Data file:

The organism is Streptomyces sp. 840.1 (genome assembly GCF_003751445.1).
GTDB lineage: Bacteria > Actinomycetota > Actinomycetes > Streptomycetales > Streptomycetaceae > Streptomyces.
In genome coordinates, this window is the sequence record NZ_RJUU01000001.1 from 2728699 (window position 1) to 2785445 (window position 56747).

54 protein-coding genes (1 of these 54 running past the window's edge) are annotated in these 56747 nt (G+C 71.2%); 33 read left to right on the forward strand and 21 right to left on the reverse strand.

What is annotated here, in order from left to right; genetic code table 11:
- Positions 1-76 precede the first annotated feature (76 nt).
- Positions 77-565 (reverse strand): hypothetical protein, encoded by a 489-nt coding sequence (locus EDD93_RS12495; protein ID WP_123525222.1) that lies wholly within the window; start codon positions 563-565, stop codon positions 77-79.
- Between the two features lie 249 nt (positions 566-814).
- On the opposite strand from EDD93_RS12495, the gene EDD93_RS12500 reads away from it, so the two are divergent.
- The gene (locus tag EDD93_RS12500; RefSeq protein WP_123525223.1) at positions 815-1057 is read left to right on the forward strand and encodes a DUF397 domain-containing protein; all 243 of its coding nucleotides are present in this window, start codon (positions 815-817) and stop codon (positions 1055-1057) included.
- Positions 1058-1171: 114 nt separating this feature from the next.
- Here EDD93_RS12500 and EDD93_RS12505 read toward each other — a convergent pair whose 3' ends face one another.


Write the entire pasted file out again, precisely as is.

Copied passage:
The organism is Streptomyces sp. 840.1 (genome assembly GCF_003751445.1).
GTDB lineage: Bacteria > Actinomycetota > Actinomycetes > Streptomycetales > Streptomycetaceae > Streptomyces.
In genome coordinates, this window is the sequence record NZ_RJUU01000001.1 from 2728699 (window position 1) to 2785445 (window position 56747).

54 protein-coding genes (1 of these 54 running past the window's edge) are annotated in these 56747 nt (G+C 71.2%); 33 read left to right on the forward strand and 21 right to left on the reverse strand.

What is annotated here, in order from left to right; genetic code table 11:
- Positions 1-76 precede the first annotated feature (76 nt).
- Positions 77-565 (reverse strand): hypothetical protein, encoded by a 489-nt coding sequence (locus EDD93_RS12495; protein ID WP_123525222.1) that lies wholly within the window; start codon positions 563-565, stop codon positions 77-79.
- Between the two features lie 249 nt (positions 566-814).
- On the opposite strand from EDD93_RS12495, the gene EDD93_RS12500 reads away from it, so the two are divergent.
- The gene (locus tag EDD93_RS12500; RefSeq protein WP_123525223.1) at positions 815-1057 is read left to right on the forward strand and encodes a DUF397 domain-containing protein; all 243 of its coding nucleotides are present in this window, start codon (positions 815-817) and stop codon (positions 1055-1057) included.
- Positions 1058-1171: 114 nt separating this feature from the next.
- Here EDD93_RS12500 and EDD93_RS12505 read toward each other — a convergent pair whose 3' ends face one another.